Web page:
Three Pistol Shooting Drills with One Box of Ammo

You can use one box of ammo and these three drills to improve your pistol shooting skills
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Tyler Freel firing a pistol
You can get quality practice in with only one box of ammo. Tanner Denton

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I use a variety of pistol shooting drills to hone my skills, but it wasn’t always that way. There was a time in my life when I’d proudly exchange my hard-earned cash for ammo, drive straight to the nearest shooting range or gravel pit, and burn it all without even setting up a target. It was second in stupidity only to the days that I didn’t wear ear protection when shooting. There was some overlap.

I’m not sure if it’s age, wisdom, or the requirement to be financially responsible, but these days I feel that every round I fire should have purpose. It’s an ethos I can live with, considering that ammunition isn’t unlimited these days—even for a gun writer. Time and ammo are finite resources, so replace volume with quality.

Even if you’ve only got one box of ammo to take to the range, you can run through pistol shooting drills that will test and develop a variety of fundamental skills. With just 50 rounds, here’s a range session that you’ll actually benefit from.

Step 1: Dry Fire and Warmup Shot

Rounds: 1 

Distance: 7 yards

Set up a single IPSC/USPSA or other silhouette target at 7 yards. Start from a holstered or low-ready position with an empty gun. Set up a shot timer or use a shot timer app, and at the starting beep, draw or raise the gun, aim, and dry fire. Focus on deliberate movements, a good grip, good sight picture, and a crisp trigger pull. When you’re ready to go hot, load a single round in the pistol and repeat the drill with a live round. 

The Takeaway: Unless you specifically want to run drills without warming up, it’s helpful to run through a few dry fire draw cycles to grease the wheels so to speak. Drawing, getting a good sight picture, and dry firing will help loosen you up and get you in a good frame of mind. The live round cements it.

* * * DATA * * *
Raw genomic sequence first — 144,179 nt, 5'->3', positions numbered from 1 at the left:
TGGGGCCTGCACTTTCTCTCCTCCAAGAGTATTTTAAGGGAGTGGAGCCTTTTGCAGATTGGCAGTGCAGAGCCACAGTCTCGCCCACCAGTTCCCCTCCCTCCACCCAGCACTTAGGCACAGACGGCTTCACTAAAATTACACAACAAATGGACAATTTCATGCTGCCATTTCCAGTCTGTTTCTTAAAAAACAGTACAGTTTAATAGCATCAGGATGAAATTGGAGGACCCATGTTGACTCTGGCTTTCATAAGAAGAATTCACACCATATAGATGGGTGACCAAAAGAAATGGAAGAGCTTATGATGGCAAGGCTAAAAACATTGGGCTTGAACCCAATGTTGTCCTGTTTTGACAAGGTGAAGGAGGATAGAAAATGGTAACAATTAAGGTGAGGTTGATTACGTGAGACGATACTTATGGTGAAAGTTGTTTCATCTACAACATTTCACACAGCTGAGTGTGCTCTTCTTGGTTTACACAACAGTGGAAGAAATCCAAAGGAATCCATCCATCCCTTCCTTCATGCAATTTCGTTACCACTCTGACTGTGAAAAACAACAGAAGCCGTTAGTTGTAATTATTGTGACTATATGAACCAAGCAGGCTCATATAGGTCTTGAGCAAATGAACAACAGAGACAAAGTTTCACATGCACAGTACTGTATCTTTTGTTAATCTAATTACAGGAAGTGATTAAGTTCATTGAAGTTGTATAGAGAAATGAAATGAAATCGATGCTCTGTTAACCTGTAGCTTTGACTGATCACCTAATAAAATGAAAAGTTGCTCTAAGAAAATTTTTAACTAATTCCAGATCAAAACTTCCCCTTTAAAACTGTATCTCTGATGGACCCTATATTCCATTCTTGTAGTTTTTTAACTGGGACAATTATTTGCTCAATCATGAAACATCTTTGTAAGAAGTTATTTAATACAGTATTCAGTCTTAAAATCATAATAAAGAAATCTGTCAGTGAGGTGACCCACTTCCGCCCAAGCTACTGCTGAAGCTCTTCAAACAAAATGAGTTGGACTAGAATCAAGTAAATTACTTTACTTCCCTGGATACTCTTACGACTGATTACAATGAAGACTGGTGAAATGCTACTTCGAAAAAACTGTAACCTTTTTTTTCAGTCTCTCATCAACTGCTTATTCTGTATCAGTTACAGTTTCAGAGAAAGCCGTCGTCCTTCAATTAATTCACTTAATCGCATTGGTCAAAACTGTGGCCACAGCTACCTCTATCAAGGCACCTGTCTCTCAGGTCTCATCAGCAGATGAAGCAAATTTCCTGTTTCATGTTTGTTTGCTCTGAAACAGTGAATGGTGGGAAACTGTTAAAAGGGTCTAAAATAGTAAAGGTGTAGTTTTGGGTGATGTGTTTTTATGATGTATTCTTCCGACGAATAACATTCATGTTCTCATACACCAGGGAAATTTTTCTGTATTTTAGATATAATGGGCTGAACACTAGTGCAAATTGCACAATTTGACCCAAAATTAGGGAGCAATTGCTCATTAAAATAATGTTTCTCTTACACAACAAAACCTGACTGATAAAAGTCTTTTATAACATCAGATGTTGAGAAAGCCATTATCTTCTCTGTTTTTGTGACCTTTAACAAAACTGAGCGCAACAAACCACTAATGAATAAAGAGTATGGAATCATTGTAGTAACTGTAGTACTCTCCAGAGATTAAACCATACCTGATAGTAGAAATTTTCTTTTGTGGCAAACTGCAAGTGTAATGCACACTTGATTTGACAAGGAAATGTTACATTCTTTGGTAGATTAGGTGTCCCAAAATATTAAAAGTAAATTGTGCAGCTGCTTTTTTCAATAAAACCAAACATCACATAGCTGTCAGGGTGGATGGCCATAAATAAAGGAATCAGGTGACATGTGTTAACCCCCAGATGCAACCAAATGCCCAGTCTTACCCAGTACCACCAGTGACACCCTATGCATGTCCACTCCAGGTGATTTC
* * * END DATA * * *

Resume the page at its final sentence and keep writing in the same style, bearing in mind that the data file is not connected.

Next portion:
Freedom Munitions pistol ammo
If you're intentional and focus on quality practice, you can do a lot with 50 rounds. Natalie Krebs

Step 2: Bill Drill, Two Repetitions

Rounds: 12

Distance: 7 yards

Par time: 5 seconds

Tape up the impact from your warmup shot and keep the single target at 7 yards. The first of these pistol shooting drills is the Bill Drill. Start from the holster or a low-ready position. At the starting beep of the shot timer, draw, raise and aim your pistol. Fire 6 rounds as quickly as you can into the center zone of the target. Fire quickly, but not so fast that you miss the center zone. The Bill drill focuses on skills including grip acquisition, drawing, target and sight picture acquisition, trigger pull, and maintaining focus through the long string of shots. Repeat the drill.

Tyler Freel shoots a Bill drill
Intentional practice with limited ammo will improve your skills. Scott Einsmann

The Takeaway

Record your times and track your progress. An experienced pistol shooter should be able to finish in 3.5 seconds or less. If you can get to 2.5 seconds, you’re doing really well. Only clean hits count in this drill. If you missed some center-zone shots, slow down and concentrate more on your grip and sight picture. If all your shots are clustered tightly in the center, speed things up a bit. Keys to doing this drill well are getting a good grip and sight picture before firing the first shot. 

Step 3: X-Drill, Two Repetitions

Rounds: 8

Distance: 7 yards